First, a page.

The South African National Anthem
Nkosi sikelel’ iAfrika (Xhosa)
Maluphakanyisw’ uphondo lwayo, (Xhosa)
Yizwa imithandazo yethu, (Zulu)
Nkosi sikelela, thina lusapho lwayo.(Zulu)
Morena boloka setjhaba sa heso,
O fedise dintwa le matshwenyeho,
O se boloke, O se boloke setjhaba sa heso,
Setjhaba sa, South Afrika.
(Entire verse is performed in Sesotho)
Uit die blou van onse hemel,
Uit die diepte van ons see,
Oor ons ewige gebergtes,
Waar die kranse antwoord gee,
(Entire verse is performed in Afrikaans)
Sounds the call to come together,
And united we shall stand,
Let us live and strive for freedom,
In South Africa our land.
(Entire verse is performed in English)
Monday, August 22, 2011
The buzz around town in the week up to the Springboks vs All Blacks Tri-Nations test has been amazing, but it went into overdrive on Saturday morning. People were getting together all over town in anticipation of the game having pre-game drinks and braai's before heading to the stadium. I went to the game with a couple of friends and we parked a short distance from the stadium on a school field. The closer we got to the stadium to more the excitement built. Most of the people were dressed in green and you saw Springbok flags all over. Entering the gates we realised that the wait over the last couple of months was going to be worth it. The big game was finally on hand.
Sunday, August 21, 2011
Last night (20 August 2011) was a historic night at the Nelson Mandela Bay Stadium. The Springboks, South Africa's national rugby team for those visitors from non rugby playing countries, played against the All Blacks (New Zealand's national team) in Port Elizabeth for the first time since 1970. It was also the very first Tri Nations game in the city which just shows how hungry we are for international rugby in PE. A capacity 45000 crowd came out in anticipation to watch the Boks, who has had a terrible season so far, take on the world's number 1 rugby team. And the boys did not disappoint, winning 18 - 5 in a tough and physical match. The atmosphere, as WWE wrestler The Rock would have said if he was here, was ELECTRIC and stayed that way for the entire 80 minutes. Experiencing my first live international rugby game was something I will always remember and I would like to take this opportunity to thank Canon EC for the invite to be able to have this phenomenal experience.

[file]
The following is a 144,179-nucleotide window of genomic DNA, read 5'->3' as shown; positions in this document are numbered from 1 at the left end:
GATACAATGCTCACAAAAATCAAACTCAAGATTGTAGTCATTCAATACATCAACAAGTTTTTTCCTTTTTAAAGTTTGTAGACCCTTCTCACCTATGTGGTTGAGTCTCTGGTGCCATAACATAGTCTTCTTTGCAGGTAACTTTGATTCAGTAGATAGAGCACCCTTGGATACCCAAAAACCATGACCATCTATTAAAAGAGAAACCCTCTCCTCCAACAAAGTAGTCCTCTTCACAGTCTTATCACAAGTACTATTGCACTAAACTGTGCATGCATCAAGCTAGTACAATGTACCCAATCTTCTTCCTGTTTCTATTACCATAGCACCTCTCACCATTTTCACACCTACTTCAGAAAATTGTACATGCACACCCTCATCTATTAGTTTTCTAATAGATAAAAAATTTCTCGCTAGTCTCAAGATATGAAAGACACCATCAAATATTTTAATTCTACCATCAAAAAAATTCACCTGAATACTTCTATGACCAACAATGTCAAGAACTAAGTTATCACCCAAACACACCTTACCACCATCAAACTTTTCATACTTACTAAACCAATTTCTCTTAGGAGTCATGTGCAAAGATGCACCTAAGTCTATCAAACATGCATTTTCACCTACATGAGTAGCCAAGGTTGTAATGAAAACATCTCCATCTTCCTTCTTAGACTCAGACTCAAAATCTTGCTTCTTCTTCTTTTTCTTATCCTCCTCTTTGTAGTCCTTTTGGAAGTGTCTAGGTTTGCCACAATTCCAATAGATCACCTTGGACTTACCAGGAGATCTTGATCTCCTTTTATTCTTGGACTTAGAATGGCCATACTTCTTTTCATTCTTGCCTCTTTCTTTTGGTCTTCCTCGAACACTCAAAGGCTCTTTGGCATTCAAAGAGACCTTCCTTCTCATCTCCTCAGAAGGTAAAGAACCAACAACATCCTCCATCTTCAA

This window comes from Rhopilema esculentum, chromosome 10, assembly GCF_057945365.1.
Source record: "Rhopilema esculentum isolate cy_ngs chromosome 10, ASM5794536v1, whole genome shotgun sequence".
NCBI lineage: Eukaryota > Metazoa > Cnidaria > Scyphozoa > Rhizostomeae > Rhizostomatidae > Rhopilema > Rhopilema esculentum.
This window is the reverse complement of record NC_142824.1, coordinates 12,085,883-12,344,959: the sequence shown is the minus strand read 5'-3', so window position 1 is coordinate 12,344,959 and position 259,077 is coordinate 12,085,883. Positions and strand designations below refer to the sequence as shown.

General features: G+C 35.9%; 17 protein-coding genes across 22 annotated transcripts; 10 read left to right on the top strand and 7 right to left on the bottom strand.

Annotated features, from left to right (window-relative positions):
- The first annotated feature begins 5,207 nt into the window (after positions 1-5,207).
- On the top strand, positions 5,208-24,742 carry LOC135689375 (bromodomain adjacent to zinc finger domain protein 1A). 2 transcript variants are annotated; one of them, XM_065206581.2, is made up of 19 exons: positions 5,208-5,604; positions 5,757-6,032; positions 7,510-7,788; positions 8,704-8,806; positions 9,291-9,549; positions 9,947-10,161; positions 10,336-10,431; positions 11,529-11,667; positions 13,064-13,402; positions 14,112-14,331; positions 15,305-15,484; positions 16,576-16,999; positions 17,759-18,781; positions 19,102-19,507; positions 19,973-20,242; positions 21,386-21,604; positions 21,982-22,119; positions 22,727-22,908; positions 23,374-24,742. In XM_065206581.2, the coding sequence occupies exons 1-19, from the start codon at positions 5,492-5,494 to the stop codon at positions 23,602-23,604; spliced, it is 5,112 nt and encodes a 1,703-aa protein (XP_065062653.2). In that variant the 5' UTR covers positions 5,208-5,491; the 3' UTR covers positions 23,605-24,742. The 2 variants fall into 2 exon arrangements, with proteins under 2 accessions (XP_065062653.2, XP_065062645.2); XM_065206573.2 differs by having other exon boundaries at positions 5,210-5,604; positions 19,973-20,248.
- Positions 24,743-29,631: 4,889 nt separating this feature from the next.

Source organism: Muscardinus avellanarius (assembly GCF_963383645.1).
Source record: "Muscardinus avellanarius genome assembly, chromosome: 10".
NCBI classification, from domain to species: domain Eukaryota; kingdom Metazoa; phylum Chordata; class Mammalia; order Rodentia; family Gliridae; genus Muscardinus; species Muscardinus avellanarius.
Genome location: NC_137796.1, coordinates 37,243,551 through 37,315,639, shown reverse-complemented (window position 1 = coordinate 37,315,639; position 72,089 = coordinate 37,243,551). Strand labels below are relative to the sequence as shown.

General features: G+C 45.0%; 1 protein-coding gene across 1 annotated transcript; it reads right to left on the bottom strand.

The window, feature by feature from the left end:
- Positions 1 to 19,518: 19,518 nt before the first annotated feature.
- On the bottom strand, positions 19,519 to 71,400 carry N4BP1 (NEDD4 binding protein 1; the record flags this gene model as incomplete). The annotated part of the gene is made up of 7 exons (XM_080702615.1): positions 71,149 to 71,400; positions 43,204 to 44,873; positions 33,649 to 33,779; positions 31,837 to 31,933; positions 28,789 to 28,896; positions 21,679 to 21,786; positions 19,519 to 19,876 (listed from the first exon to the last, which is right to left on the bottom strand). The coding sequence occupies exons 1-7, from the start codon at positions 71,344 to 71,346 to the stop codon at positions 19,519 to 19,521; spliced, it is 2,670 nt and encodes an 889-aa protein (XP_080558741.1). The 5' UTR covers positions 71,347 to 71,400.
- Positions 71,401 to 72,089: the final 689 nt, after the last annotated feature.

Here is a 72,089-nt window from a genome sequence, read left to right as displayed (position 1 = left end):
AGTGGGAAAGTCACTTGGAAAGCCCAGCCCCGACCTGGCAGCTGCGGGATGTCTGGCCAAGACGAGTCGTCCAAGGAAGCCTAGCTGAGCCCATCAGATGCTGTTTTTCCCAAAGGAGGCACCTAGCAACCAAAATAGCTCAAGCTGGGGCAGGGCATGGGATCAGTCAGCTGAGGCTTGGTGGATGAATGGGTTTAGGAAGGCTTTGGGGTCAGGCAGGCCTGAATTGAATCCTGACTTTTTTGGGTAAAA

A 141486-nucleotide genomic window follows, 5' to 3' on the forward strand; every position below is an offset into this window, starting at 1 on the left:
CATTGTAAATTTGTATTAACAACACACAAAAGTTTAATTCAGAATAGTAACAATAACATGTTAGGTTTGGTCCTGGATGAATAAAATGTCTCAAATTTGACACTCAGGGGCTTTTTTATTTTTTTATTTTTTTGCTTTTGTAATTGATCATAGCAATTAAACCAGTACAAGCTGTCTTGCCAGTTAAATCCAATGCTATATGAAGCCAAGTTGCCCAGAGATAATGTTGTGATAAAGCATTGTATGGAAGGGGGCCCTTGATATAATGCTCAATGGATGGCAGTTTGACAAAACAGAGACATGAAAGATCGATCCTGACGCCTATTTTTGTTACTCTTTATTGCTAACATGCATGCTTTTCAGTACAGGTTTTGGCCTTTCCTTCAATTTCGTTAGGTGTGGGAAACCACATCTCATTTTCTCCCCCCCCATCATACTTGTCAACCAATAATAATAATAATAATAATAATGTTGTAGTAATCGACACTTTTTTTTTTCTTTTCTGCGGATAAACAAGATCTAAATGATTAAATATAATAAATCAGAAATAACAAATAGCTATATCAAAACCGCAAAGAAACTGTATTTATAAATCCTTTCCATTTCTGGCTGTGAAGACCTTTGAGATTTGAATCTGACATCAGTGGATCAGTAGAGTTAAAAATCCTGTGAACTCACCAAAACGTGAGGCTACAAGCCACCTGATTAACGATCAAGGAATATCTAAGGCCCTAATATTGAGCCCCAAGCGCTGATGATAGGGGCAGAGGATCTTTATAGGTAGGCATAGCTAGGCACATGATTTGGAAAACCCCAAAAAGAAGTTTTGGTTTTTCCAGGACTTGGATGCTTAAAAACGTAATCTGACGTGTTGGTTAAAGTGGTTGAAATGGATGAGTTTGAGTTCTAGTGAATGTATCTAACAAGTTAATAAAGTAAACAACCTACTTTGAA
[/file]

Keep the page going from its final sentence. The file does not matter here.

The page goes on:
Over the next few days I'll share a couple of the pics I took at the game last night. GO BOKKE!!!
Saturday, August 20, 2011
Friday, August 19, 2011
The fantastic view of Kings Beach and the Port Elizabeth coastline from the newly revamped and upgraded Brookes-on-the-Bay complex in Humewood. Who wouldn't want to sit and enjoy a meal with a view like this?
Thursday, August 18, 2011
The Obelisk standing outside the entrance to Bayworld has a very interesting history and is probably the only "second hand" royal memorial in the world. The obelisk was carved in France out of stone similar to granite for the London World Exhibition in 1862. It was then acquired by John Paterson, who started the Eastern Province Herald, to be put on the grave of his brother-in-law and partner George Kemp. Kemp's family weren't very impressed with the idea but excepted it as it was already at sea on its way to Algoa Bay. On its arrival in the city it was donated to the town council. The obelisk was erected in front of the Port Elizabeth City Hall in 1863 to commemorate the wedding of Albert Edward, Prince of Wales, to Princess Alexandra of Denmark. Around the obelisk four granite water troughs were also constructed. The obelisk were replaced by a Howitzer gun (cannon) in 1921 after which it was put into storage until 1975 when it was erected outside the entrance to Bayworld where it still stands today.